Sony RX100 III Conclusion

Pro: Con:
  • Only very slightly larger and heavier despite new features; still quite pocket-friendly
  • Very high resolution gives crisp images with lots of detail at lower sensitivities
  • 24-70mm eq. lens has generally very good optical performance for its type
  • Very fast f/1.8-2.8 max. aperture offers better low light potential and subject isolation than predecessors at focal lengths above ~35mm eq.
  • Lens is wider than predecessor (but see Con about less tele reach)
  • SteadyShot stabilization is more effective for still imaging than in earlier models
  • Much better high ISO performance than typical enthusiast pocket cameras
  • Built-in three-stop ND filter
  • Built-in, retractable high-resolution electronic viewfinder
  • Bright LCD has better visibility than most under direct sunlight
  • More versatile LCD articulation allows selfies
  • Very fast autofocus speeds
  • Very low shutter lag
  • Outstanding single-shot cycle times
  • 10fps full-resolution burst mode when shooting JPEGs (autofocus locked at first frame)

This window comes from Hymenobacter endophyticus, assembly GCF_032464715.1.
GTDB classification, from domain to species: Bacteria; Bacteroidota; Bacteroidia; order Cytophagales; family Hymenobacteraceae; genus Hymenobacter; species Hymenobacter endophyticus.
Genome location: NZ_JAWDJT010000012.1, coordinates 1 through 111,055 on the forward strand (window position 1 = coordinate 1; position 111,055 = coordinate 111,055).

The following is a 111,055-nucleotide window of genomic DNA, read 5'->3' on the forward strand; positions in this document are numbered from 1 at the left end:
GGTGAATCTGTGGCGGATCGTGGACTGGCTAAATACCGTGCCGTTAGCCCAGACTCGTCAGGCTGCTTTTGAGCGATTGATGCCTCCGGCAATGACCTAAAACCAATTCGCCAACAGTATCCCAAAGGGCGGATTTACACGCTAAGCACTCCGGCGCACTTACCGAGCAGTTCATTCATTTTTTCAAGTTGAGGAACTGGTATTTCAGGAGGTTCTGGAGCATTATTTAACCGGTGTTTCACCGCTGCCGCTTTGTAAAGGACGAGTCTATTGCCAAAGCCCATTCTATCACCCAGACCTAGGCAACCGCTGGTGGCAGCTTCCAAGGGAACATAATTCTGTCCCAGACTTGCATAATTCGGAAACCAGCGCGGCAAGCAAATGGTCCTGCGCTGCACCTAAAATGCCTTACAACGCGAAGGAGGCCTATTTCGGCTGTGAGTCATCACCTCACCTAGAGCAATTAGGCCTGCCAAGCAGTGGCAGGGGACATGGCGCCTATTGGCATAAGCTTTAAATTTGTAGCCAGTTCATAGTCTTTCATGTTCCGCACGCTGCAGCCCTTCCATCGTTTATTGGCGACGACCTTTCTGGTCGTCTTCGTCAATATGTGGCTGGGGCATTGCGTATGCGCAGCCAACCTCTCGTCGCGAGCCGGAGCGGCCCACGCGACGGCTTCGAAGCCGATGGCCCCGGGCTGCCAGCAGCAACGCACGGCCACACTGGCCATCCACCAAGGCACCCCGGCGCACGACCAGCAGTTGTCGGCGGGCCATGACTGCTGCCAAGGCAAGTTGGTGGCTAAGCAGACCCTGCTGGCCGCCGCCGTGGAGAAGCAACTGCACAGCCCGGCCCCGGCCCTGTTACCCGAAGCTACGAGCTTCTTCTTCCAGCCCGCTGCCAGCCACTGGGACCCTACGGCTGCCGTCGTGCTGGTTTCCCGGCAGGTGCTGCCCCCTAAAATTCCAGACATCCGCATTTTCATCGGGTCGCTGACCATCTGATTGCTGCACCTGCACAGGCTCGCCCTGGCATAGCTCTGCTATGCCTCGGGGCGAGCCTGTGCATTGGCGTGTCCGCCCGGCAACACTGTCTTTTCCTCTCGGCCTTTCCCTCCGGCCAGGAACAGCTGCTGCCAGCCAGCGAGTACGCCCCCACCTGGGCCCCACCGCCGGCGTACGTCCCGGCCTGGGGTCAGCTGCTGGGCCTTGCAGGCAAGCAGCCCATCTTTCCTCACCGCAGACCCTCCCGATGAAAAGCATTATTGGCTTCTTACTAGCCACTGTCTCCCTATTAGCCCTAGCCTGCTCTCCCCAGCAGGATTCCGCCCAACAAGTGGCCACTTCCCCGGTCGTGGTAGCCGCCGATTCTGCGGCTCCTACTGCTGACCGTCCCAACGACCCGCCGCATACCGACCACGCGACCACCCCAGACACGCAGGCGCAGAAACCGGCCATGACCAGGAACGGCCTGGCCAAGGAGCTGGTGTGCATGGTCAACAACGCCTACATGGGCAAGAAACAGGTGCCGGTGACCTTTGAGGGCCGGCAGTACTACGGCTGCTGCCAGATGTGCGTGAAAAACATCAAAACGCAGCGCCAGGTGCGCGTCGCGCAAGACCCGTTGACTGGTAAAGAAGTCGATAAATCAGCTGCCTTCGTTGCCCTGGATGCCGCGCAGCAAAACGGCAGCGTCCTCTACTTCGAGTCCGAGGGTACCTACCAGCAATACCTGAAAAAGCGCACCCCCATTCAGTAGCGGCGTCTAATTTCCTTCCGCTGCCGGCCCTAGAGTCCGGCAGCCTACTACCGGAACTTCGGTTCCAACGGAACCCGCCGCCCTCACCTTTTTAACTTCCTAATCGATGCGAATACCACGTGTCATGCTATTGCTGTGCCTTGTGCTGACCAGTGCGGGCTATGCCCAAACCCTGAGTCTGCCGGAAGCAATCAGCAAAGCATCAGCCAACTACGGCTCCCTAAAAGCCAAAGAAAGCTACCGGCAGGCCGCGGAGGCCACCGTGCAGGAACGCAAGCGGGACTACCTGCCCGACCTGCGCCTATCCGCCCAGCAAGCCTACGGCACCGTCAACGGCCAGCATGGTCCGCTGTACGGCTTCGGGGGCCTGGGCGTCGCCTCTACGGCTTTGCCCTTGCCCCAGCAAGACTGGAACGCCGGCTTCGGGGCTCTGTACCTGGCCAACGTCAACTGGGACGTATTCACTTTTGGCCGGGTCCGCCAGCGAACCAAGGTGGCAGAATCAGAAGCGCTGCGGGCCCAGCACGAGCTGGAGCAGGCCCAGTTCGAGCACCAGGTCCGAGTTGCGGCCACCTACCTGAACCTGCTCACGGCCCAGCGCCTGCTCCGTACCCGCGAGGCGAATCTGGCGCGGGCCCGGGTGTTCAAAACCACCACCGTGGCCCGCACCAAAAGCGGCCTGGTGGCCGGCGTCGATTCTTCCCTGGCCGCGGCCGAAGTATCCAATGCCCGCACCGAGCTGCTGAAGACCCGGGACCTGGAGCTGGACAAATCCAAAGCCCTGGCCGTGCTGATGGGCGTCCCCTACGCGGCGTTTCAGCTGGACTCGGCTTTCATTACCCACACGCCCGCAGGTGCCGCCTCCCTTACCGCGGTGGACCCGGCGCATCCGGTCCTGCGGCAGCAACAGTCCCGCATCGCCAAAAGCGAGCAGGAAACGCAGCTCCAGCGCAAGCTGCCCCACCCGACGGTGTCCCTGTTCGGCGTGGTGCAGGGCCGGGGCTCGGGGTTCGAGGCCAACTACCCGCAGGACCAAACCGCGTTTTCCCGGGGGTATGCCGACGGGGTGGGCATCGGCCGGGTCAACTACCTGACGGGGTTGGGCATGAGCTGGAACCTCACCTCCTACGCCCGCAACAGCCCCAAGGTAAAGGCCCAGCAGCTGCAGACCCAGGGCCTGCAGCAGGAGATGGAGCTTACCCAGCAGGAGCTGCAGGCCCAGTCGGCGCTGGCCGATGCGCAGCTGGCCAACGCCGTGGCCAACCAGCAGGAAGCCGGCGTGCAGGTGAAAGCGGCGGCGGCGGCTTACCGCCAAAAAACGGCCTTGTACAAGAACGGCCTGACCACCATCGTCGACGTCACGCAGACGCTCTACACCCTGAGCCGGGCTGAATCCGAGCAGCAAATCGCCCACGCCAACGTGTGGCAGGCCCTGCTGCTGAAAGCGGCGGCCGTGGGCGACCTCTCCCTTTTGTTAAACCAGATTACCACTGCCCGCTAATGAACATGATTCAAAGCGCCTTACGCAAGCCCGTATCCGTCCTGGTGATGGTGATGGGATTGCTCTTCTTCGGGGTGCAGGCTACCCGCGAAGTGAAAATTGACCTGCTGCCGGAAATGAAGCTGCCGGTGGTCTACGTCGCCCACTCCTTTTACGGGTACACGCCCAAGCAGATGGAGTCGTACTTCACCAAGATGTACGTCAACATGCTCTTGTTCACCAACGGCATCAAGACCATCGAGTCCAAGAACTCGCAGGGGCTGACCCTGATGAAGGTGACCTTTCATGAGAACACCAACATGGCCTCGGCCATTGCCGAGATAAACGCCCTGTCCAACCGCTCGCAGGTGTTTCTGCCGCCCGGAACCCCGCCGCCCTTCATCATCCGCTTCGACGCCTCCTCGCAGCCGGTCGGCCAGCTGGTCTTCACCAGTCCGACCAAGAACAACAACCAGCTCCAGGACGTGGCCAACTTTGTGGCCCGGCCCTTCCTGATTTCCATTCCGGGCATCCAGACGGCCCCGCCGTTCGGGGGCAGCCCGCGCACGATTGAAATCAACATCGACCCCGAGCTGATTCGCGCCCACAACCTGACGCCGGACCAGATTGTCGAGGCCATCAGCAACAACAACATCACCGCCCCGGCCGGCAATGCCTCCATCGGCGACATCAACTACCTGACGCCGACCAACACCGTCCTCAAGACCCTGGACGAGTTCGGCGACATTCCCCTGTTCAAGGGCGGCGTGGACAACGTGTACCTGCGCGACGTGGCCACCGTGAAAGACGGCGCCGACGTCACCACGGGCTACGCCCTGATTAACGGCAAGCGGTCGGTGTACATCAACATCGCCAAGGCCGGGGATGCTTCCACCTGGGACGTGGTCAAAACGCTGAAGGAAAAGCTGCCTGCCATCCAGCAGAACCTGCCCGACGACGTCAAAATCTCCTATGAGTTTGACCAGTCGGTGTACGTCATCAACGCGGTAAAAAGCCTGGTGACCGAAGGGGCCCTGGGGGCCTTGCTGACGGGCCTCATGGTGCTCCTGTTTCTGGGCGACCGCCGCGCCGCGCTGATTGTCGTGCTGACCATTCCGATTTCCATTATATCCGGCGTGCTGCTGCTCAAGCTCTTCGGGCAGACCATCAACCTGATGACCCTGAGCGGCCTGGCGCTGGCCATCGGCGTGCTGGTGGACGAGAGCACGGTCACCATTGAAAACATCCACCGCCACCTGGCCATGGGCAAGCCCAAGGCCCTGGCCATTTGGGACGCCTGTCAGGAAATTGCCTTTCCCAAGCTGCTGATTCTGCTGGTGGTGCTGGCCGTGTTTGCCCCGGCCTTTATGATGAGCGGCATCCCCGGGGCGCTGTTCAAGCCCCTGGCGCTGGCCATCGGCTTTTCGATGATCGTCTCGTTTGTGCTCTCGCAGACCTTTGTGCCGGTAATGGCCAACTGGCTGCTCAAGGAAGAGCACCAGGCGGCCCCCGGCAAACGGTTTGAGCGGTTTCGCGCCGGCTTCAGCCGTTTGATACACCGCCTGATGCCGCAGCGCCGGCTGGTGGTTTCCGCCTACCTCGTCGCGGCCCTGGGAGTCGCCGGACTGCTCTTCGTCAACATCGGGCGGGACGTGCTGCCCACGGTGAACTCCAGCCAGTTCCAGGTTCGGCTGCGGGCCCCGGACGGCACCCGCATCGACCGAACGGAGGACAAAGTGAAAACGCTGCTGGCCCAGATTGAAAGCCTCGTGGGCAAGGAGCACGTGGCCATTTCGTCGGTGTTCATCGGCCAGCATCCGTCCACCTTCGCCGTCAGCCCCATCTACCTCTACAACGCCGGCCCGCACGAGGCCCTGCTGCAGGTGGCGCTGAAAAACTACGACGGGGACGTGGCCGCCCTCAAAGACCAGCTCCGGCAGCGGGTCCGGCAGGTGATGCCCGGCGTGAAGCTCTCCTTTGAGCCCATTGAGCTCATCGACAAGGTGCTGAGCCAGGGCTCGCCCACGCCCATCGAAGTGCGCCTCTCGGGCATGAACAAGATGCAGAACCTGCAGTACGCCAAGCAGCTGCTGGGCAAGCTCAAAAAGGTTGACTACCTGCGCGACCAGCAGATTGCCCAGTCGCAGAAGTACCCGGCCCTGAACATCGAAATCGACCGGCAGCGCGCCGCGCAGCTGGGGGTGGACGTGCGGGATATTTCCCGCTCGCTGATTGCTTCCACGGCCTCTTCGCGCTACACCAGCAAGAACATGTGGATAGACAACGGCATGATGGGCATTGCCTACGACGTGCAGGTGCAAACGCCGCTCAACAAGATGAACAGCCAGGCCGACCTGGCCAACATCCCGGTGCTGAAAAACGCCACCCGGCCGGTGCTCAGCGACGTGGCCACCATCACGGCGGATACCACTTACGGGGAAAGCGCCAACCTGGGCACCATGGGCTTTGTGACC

• Deep buffers
  • No longer penalizes an early shutter button press
  • Flash syncs at all shutter speeds
  • Fun and useful multi-shot modes
  • Refined user interface is a good improvement
  • Sensor readout for movies doesn't skip lines, shows a noticeable improvement over earlier models
  • Improved image stabilization (SteadyShot Intelligent Active Mode) for movies
  • Built-in Wi-Fi wireless networking with NFC is quite handy for sharing photos
  • Smart Remote Control app is loads of fun
  • Clean HDMI output
  • Above average battery life for its size
  • Center of gravity is further left, so doesn't feel as comfortable without a grip
  • Hand grip is an optional extra that should really be included
  • Not compatible with tight-fitting cases designed for earlier models
  • Lens doesn't offer as much telephoto reach as competing models (but that's offset somewhat by high-res, which allows lots of cropping)
  • Macro performance not quite as good as predecessors'
  • It's still fairly hard to blur backgrounds at this sensor size
  • Viewfinder view is (not surprisingly) quite small; we didn't use it as much as we thought we would
  • JPEGs can look overprocessed and a little noisier than predecessor's, especially at higher ISOs
  • Slightly below average saturation levels and hue accuracy
  • Warm auto white balance indoors
  • Weaker flash than predecessors
  • No hot shoe
  • Top burst speed slows (to 6.7fps) when shooting RAW files (still pretty good, though)
  • New XAVC S compression with Full HD at 60p and 50Mbps bit rates gives only a very subtle improvement in detail over AVCHD, yet doubles file sizes
  • Video is cropped from sensor, not the entire sensor surface; 120fps mode crops video even more significantly
  • Quite pricey for a fixed-lens camera
  • PlayMemories apps are also quite pricey for single-purpose, single-manufacturer apps
  • Apps also require you give Sony your email address and log in with a very fiddly on-screen keyboard